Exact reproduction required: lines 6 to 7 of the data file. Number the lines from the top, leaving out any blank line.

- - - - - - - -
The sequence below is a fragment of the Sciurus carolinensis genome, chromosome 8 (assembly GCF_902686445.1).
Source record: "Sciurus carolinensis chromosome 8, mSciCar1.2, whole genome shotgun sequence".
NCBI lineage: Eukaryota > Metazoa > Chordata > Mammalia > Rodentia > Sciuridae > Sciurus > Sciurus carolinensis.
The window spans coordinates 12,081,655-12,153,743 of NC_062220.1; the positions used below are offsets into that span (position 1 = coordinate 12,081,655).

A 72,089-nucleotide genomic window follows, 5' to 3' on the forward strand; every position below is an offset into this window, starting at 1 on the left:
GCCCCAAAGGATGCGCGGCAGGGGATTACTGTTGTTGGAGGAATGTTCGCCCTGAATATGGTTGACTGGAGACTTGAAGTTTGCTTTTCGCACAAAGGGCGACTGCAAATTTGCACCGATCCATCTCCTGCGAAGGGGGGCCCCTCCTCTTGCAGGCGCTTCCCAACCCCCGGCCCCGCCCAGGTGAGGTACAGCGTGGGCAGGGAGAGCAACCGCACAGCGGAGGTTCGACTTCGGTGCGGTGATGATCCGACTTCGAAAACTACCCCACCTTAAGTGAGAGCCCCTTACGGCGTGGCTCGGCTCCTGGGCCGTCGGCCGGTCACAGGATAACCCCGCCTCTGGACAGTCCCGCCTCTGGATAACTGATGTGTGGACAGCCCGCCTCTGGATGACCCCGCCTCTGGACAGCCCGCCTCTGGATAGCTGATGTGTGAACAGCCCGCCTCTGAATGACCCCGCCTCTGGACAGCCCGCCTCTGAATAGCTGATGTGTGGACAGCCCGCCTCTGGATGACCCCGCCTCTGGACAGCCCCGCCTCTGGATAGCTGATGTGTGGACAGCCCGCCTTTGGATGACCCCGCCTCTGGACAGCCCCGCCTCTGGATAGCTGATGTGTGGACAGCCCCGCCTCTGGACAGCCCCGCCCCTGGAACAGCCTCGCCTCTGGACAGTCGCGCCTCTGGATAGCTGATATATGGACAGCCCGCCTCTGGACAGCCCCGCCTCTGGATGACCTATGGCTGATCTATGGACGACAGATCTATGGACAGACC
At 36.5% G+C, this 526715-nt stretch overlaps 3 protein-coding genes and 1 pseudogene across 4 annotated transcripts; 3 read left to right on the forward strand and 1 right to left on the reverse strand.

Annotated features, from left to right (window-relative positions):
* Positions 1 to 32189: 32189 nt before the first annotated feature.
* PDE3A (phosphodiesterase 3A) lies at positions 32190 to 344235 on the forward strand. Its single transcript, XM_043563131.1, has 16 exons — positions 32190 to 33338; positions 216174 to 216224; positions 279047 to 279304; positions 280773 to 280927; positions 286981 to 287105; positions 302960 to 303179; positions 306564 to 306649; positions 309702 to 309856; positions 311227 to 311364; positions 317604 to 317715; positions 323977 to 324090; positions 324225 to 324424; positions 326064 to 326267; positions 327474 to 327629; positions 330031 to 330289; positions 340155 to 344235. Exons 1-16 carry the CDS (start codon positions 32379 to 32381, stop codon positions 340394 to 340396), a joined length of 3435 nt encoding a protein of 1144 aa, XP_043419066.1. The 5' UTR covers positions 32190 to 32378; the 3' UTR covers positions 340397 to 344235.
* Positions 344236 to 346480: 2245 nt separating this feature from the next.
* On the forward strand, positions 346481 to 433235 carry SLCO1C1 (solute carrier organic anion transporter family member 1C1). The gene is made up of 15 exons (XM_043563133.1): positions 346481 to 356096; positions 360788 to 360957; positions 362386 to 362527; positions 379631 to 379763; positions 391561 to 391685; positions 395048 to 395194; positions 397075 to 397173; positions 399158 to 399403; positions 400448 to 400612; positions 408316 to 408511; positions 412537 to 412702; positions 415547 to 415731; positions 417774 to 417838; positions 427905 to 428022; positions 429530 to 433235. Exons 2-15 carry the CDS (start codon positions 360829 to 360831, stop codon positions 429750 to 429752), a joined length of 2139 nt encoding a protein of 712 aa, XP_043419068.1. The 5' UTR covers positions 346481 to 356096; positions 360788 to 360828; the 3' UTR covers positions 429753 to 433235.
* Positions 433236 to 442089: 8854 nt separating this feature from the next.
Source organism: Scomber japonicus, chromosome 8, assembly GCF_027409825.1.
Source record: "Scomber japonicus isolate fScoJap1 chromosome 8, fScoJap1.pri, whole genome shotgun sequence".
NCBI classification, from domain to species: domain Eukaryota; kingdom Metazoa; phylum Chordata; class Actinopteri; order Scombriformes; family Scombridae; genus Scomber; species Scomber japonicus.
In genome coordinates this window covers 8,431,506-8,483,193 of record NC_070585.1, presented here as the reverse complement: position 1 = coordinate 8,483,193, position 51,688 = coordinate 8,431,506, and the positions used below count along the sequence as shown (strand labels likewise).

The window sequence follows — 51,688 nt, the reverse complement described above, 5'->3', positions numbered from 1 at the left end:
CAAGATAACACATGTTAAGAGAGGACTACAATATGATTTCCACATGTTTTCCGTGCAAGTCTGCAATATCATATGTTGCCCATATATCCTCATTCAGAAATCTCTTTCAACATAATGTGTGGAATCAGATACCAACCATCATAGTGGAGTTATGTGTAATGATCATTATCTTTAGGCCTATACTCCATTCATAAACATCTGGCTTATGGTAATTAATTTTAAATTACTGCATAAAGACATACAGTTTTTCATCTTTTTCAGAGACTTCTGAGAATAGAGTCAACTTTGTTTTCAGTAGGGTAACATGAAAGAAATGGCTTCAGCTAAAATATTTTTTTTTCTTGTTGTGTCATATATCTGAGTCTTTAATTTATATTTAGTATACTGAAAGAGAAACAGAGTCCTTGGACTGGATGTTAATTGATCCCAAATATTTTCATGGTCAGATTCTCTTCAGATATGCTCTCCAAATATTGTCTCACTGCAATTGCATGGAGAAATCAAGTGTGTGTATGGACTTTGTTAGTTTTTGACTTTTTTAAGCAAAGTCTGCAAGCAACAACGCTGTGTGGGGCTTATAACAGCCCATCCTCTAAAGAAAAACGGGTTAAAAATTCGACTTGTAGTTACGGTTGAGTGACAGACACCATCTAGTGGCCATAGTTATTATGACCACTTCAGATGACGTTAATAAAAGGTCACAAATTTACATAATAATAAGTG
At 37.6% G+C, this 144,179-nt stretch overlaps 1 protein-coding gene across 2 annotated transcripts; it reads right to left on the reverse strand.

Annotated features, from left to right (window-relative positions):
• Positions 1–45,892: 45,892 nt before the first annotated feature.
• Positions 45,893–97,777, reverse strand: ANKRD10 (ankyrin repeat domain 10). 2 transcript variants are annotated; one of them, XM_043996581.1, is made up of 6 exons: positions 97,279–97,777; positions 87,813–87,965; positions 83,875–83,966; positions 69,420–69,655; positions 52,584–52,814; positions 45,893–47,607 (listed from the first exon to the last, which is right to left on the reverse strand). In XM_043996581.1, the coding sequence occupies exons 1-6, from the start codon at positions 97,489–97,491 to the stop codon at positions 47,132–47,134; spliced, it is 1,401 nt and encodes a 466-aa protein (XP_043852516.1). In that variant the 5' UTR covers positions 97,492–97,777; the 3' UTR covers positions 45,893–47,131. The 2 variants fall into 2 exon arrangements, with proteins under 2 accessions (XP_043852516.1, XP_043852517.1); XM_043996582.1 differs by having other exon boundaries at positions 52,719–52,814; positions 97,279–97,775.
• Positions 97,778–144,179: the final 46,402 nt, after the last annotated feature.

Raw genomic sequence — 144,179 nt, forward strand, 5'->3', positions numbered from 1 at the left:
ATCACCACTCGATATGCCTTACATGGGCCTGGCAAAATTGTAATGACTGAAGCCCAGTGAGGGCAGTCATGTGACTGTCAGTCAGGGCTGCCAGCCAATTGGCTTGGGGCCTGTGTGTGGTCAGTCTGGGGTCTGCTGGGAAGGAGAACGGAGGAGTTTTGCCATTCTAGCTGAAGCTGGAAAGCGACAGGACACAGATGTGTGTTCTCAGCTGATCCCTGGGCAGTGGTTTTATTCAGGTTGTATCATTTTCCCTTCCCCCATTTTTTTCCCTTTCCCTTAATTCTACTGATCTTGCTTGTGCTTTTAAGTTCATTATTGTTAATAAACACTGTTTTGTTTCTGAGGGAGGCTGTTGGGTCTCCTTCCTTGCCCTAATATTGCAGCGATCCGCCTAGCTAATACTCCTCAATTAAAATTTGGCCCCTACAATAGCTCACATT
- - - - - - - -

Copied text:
GCCCCAAAGGATGCGCGGCAGGGGATTACTGTTGTTGGAGGAATGTTCGCCCTGAATATGGTTGACTGGAGACTTGAAGTTTGCTTTTCGCACAAAGGGCGACTGCAAATTTGCACCGATCCATCTCCTGCGAAGGGGGGCCCCTCCTCTTGCAGGCGCTTCCCAACCCCCGGCCCCGCCCAGGTGAGGTACAGCGTGGGCAGGGAGAGCAACCGCACAGCGGAGGTTCGACTTCGGTGCGGTGATGATCCGACTTCGAAAACTACCCCACCTTAAGTGAGAGCCCCTTACGGCGTGGCTCGGCTCCTGGGCCGTCGGCCGGTCACAGGATAACCCCGCCTCTGGACAGTCCCGCCTCTGGATAACTGATGTGTGGACAGCCCGCCTCTGGATGACCCCGCCTCTGGACAGCCCGCCTCTGGATAGCTGATGTGTGAACAGCCCGCCTCTGAATGACCCCGCCTCTGGACAGCCCGCCTCTGAATAGCTGATGTGTGGACAGCCCGCCTCTGGATGACCCCGCCTCTGGACAGCCCCGCCTCTGGATAGCTGATGTGTGGACAGCCCGCCTTTGGATGACCCCGCCTCTGGACAGCCCCGCCTCTGGATAGCTGATGTGTGGACAGCCCCGCCTCTGGACAGCCCCGCCCCTGGAACAGCCTCGCCTCTGGACAGTCGCGCCTCTGGATAGCTGATATATGGACAGCCCGCCTCTGGACAGCCCCGCCTCTGGATGACCTATGGCTGATCTATGGACGACAGATCTATGGACAGACC
At 36.5% G+C, this 526715-nt stretch overlaps 3 protein-coding genes and 1 pseudogene across 4 annotated transcripts; 3 read left to right on the forward strand and 1 right to left on the reverse strand.